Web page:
There’s something rather special about the picture above. The eagle-eyed will have noticed that it bears my family name. It’s not named after our branch of the family however; I assume it was to honour the famous engineer and canal builder James Brindley, to whom we are purported to be connected in some way. GWR had named a Victoria Class series of steam locomotives after famous engineers such as Brindley, Brunel, Stephenson and Watt, but these were all withdrawn by December 1880. LNWR also had a Brindley engine around 1905 and apparently re-used numbers and names of withdrawn locomotives so that the numbering system became completely haphazard. I haven’t a clue which one this is but instinct tells me it’s the earlier model. My brother-in-law, the stamp and postcard collector, spotted the above picture for sale on eBay and of course it had to be his.
Fellow blogger and bookseller Steerforth posted a picture of a shelf of unwanted books a week or so back.
He was moving premises and wondered whether it was worth taking books which remained stubbornly unsold. Some of us were surprised at the titles which appeared unpopular and I commented that surely 'The Boys' Book of Locomotives' by J R Howden would have been snapped up by an old-style train-spotter.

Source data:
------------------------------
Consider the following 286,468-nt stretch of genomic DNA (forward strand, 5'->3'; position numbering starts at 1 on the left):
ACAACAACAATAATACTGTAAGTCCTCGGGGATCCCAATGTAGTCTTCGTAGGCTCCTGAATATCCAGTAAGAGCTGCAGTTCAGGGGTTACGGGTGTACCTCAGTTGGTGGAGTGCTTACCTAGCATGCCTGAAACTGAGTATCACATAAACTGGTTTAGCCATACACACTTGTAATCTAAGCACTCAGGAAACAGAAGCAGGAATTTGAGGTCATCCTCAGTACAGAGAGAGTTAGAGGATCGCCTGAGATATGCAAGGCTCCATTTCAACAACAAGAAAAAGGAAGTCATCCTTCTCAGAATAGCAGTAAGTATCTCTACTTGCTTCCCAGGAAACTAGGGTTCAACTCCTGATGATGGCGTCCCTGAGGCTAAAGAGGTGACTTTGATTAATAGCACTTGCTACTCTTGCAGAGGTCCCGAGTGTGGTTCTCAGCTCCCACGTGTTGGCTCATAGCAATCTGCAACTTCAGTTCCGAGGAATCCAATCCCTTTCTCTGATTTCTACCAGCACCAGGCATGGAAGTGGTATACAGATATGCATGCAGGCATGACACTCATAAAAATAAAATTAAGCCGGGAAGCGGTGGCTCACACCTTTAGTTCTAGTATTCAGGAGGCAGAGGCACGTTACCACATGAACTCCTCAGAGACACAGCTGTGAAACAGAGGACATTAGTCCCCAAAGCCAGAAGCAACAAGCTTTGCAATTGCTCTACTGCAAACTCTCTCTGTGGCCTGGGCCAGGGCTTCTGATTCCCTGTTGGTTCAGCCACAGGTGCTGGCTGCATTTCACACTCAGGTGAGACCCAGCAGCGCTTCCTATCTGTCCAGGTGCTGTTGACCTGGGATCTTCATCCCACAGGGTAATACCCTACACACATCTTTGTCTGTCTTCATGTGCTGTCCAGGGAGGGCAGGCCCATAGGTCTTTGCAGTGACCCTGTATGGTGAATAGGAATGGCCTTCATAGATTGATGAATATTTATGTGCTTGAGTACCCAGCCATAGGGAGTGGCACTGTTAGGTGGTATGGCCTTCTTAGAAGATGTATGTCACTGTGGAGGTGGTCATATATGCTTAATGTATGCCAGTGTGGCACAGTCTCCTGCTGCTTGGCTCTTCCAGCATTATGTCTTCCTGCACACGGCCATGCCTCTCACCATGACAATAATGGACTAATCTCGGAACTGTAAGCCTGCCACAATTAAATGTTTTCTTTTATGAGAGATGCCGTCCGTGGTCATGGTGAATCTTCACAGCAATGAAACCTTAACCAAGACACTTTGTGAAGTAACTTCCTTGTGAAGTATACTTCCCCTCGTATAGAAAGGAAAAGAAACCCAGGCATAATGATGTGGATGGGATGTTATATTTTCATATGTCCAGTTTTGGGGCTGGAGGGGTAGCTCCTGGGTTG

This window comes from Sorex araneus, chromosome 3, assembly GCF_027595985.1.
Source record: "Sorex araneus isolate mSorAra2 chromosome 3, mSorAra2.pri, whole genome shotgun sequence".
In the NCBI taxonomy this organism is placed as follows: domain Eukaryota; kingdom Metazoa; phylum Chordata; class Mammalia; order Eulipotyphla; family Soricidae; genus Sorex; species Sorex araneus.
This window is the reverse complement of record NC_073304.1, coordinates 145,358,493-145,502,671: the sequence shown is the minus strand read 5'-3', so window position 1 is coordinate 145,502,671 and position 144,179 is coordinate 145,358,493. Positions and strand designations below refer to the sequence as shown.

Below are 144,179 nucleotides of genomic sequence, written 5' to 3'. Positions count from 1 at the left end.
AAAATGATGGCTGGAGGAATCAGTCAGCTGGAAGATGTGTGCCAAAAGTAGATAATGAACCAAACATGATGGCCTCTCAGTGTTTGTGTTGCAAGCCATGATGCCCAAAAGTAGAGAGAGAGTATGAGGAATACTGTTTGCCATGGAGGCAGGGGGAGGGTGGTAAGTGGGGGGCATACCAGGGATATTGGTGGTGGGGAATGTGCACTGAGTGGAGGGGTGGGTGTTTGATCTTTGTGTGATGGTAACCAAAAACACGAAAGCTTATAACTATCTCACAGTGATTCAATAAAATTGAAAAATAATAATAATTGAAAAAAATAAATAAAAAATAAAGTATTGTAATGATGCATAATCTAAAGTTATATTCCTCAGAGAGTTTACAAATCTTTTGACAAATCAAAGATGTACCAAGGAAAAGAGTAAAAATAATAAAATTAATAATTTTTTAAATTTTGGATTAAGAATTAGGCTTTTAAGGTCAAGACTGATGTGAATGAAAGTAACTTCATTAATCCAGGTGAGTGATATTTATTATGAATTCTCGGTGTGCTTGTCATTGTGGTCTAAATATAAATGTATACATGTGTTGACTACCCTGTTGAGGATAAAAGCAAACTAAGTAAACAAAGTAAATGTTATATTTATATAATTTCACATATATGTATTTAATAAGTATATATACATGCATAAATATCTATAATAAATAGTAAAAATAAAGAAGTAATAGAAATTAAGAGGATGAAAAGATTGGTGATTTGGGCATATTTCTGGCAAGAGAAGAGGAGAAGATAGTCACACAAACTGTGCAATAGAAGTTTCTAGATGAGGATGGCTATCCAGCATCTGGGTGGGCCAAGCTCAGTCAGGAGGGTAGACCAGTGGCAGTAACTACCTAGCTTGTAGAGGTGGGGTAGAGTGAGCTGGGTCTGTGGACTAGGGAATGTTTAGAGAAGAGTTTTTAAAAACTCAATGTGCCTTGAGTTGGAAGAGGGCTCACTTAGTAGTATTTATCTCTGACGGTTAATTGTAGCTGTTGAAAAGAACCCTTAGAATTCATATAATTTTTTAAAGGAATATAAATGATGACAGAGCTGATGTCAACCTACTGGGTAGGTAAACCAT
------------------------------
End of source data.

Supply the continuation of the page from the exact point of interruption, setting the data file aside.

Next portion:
In those days, of course, only boys were deemed to be interested in such topics, although I wonder how many fathers bought it for sons with a view to ‘borrowing’ it; isn’t that how so many train sets came to be commandeered by fathers on Christmas Day?
Of course I then had to find out about the book with such an exciting title. Someone* had kindly scanned the cover and all the pictures and uploaded them to Wikimedia Commons. I had imagined line drawings but no, these were all clear photographic images of old steam trains, engines and valve gears from across Great Britain, Canada, USA and the continent. There must have been some history of travel as there were engravings of a stagecoach and a stagecoach timetable as well as a camel train in the desert. All in all a splendid book. I couldn’t see the Brindley Locomotive there but I do hope some lover of old trains, engines and/or photographs buys the book.
When my children were young we had a holiday in Yorkshire and visited the North York Moors Railway. I wrote about our trip on the steam train in Are We Nearly There Yet? three years ago before many current members joined. It tells of how we managed to bore the children with an 'exciting’ steam train ride. Perhaps this explains why the book above remains unsold. Old trains are not for everyone.
What is for everyone however is Sepia Saturday which has a prompt picture of a railway station with many possible themes to choose from. Consult your railway timetable and catch the next train over there to see what other commuters have made of the image below.
This very Saturday is the birthday of another Mrs Brindley (married to the owner of the Brindley photograph) so this post is dedicated to her. Happy Birthday G.XX
* Thanks to Andy Dingley